“Beating” Cancer

As I went through my cancer treatments, people often said, “You kicked cancer’s ass!” or “You beat cancer!” I always felt a little uncomfortable with these phrases. Frankly, I never felt like I kicked anything’s ass. In fact, during my treatments, I felt like I was getting my ass handed to me on a regular basis. I had no other choice but to keep moving forward, no matter what nasty side effects cancer and my treatments kept throwing at me. Like many people confronting a deadly illness, I would have done anything in the world to get one more day, one more hour, one more minute with my family.

Right now, and hopefully forever, I show no evidence of disease. If it comes back and I am not so lucky the next time around, does that mean that cancer beat me? As I have watched many wonderful, amazing, kind, loving, vibrant human beings die as a result of having had cancer, I never once thought, “Boy, cancer sure beat that person” or “Cancer kicked that person’s ass!” I have only thought how unfair it is that we continue to lose so many wonderful people who fought so fiercely and valiantly for so long.

I know the people who say these things are doing so out of love and kindness. I have appreciated every single person who has been supportive as I have navigated this journey. I just find the language we use in regards to cancer to be interesting. We don’t hear people talking about “kicking ass” in regards to other illnesses. Yet we often talk about cancer in fighting terms. “Warrior”, “fighter” and “battle” are all terms that we use in regards to cancer, and for good reason. The treatments that we undergo to save our lives continue to be nothing short of barbaric. We undergo extreme surgeries and pump toxins into our bodies in order to save our own lives. It is a battle. We are fighting to for our lives.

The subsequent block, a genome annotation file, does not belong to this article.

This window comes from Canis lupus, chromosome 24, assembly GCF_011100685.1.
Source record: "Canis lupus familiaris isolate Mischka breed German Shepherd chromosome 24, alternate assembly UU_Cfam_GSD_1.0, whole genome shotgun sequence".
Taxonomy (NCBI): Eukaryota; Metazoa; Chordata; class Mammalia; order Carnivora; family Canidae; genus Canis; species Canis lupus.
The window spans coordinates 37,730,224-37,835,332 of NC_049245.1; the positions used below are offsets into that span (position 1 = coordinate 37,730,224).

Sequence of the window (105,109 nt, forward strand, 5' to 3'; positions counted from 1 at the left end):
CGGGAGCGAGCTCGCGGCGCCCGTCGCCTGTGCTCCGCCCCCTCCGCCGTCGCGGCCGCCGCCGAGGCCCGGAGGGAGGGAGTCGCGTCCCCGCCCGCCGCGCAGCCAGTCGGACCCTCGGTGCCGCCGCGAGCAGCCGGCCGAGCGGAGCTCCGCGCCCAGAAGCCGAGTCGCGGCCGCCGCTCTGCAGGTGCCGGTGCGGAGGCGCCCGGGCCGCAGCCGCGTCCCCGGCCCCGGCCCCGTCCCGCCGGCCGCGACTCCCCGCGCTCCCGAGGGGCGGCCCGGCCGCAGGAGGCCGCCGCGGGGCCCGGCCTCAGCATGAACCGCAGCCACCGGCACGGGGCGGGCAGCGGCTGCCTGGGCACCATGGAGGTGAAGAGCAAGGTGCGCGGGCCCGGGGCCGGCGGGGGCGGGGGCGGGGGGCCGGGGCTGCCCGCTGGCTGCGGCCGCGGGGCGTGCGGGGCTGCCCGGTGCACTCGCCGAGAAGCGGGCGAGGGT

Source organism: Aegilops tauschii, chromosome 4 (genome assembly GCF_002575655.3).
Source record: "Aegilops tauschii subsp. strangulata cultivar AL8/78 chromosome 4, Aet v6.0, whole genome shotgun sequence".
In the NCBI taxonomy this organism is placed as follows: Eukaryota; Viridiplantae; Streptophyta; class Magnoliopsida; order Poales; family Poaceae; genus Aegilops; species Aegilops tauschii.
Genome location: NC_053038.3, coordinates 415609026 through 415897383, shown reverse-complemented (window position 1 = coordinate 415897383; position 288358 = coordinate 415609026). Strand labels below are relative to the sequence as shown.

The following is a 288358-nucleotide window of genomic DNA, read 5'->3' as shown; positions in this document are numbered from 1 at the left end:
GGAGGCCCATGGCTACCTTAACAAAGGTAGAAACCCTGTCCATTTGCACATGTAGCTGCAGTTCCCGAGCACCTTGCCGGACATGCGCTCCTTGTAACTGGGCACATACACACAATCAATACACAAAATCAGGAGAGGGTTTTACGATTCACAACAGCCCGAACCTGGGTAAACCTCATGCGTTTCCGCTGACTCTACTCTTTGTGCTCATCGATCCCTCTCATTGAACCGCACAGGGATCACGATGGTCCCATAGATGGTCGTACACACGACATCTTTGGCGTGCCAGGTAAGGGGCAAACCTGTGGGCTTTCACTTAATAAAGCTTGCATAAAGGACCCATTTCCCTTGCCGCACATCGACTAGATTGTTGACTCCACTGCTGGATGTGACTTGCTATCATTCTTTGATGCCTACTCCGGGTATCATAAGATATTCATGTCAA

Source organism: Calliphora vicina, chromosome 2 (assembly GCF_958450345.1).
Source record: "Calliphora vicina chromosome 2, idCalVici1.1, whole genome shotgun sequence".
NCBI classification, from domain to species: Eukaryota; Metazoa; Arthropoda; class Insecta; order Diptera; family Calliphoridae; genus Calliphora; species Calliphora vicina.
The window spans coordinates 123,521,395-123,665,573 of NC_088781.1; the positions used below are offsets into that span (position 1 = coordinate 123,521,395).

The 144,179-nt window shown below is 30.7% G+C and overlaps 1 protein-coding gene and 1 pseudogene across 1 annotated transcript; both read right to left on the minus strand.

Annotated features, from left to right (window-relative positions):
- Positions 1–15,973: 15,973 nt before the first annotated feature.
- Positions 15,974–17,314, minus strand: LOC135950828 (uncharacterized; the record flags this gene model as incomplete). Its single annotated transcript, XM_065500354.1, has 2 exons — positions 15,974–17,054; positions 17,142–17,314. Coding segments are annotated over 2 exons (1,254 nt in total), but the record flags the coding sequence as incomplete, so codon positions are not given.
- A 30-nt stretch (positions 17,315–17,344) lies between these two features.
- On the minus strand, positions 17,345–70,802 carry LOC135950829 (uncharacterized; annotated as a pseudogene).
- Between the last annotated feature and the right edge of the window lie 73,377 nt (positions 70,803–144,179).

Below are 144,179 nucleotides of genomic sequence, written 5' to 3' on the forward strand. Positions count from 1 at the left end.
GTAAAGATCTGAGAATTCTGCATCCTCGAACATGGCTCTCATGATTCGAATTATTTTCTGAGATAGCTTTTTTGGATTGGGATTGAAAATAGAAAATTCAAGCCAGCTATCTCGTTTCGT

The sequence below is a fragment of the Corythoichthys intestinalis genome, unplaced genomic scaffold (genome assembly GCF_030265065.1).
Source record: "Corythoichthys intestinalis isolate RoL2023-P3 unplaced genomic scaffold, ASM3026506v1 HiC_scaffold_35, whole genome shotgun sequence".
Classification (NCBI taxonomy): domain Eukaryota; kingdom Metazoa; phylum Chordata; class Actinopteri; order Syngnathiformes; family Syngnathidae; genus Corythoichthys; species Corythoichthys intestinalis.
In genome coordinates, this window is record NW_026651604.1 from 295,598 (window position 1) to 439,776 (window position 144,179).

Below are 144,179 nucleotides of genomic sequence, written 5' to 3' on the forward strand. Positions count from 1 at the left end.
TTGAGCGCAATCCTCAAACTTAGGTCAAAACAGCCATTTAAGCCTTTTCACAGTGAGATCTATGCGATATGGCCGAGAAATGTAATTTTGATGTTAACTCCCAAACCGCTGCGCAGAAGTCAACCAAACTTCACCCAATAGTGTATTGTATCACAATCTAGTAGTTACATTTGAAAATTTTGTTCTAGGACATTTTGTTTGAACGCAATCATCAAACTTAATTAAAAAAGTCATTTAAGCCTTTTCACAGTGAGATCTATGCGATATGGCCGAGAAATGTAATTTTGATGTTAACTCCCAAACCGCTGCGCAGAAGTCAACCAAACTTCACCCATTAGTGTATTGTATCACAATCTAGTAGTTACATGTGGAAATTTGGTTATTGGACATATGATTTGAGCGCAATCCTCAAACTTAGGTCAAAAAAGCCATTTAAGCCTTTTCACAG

Where it makes me squirm a bit is when we start talking in terms of winning and losing. The implication when someone says, “You kicked cancer’s ass” is that somehow I was tougher, stronger, or a better fighter than a person who died as a result of their illness. This is simply not true. I would like to think I am a tough person, but I really attribute the fact that I am still here largely to luck. I got lucky. At least this time around. If my cancer comes back and ultimately kills me, I am still the same person. I am still the same fighter. I am still the same “strong” person with human frailties and vulnerabilities who just wanted to live with ever fiber or her being.

I woke up yesterday to the news that Stuart Scott, of ESPN, had passed away. Stuart Scott had fought cancer since 2007. He gave one of the best speeches about living with cancer that I have ever heard. You can listen to it here.


As Stuart Scott says in his speech, “When you die, it does not mean you lose to cancer. You beat cancer by how you live, why you live, and in the manner in which you live.” I could not agree more. So while I am so saddened that the world has lost Mr. Scott, I never for one minute think cancer beat him. He was an inspiration to so many survivors. He was strong, while not being afraid to express his own human vulnerabilities. He acknowledged that he relied on the support of many people while going through his treatments. I appreciate his honesty about how much we need other people while facing a significant illness, because it is true. He demonstrated that you can be a tough fighter while still needed help from others. He expressed how desperately he wanted to see his children grow up. I can relate to all of the feelings he articulates because I have experienced them myself. Stuart Scott demonstrated how to live a full life in the face of adversity. Cancer did not win. Cancer did not beat Stuart Scott, just as it does not beat any of us who have fought to save our own lives. We will all truly “beat cancer” when we find a cure for the many diseases that fall under the “cancer” umbrella.When we find real cures, then I will rejoice and say, “We really did beat cancer!”